But, it’s a part of THEIR ROLE in our lives to remind us of what we can no longer see; that happiness is natural. Not natural in the sense that breathing is our moment to moment nature, but as a potential of our nature. We are wired to be able to FEEL happiness, and without that “wiring,” there would be no experience of happiness at all. We may not feel happiness continuously, but it’s often present for the asking. And kids can remind us how to summon it.


Maybe it’s better to ask when are they not happy?

Kids, like puppies, are happy beholding various aspects of their still wondrous world. They thrive on exploring the new, testing their skills and understanding, seeing what they can discover and what they’ve learned to do well. In the company of critters like themselves, small, dependent, cute, wanting nothing more than to play, and be loved, puppies give kids a chance to be the “grownups.” Demonstrating their evolving grownup skills, it was no accident that the most popular puppy activity was bathing the wriggling little ones. One especially cute pup must have gotten five baths that day.

A few adults came by and briefly watched the frolicking, but kept a hands-off distance. Some would pet the pups for a few minutes and move on. The children, meanwhile, simply dived right in, wholeheartedly absorbed in the cuddly fur balls, unconcerned about what anyone might think or what life was demanding elsewhere. Fully engaged, fully present, not distracted by cell phones or worries, unreservedly enjoying some of life’s best: Love and youth.


As adults we’re happy when some situation brings us pleasure, satisfaction, AND has some personal meaning. We look for some symbolic, emotional, personal, or conceptual “take” on an event to decide if it is what makes one situation feel happy while another feels “blah” or sad. Our “take” on a situation can give or take away the potential for happiness. Believe it or not, some adults seemed uncomfortable with the puppy pen. For them, the primary concern was not the joy, but the risk; “Be careful. Don’t hurt that puppy.” Their focus on some possible danger erased all joy.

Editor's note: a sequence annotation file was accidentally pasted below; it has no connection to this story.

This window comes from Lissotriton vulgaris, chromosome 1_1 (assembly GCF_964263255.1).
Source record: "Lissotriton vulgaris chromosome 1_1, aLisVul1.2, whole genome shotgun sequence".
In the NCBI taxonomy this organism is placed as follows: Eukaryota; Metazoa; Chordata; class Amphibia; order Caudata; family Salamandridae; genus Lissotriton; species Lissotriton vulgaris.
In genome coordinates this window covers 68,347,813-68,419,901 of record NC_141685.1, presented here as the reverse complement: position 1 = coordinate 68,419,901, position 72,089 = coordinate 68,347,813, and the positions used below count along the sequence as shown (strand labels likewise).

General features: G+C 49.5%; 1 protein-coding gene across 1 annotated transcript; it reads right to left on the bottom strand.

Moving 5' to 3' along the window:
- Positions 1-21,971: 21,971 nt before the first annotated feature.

This might be called the “interactive” view of happiness. We feel happy when we “see” a situation as one that meets our needs. Happiness there is the result of an interaction between a situation and our perception of it.

Many believe that happiness is possible, but only if we’re in the right conditions. In this view it’s the situation alone that “makes” us happy. We can only create happiness by putting ourselves in the right situations. This “we feel happiness—IF the conditions are right” perspective seems confirmed by our daily experiences. The weather’s great, we feel good. It’s pouring rain, we feel down.

As conditions change throughout our day, the brief, intense short-term kind of happiness that comes and goes seems totally dependent on the situations. Those conditions seem completely in charge of our happy feelings. Happiness from this perspective comes from the “outside”—from the conditions.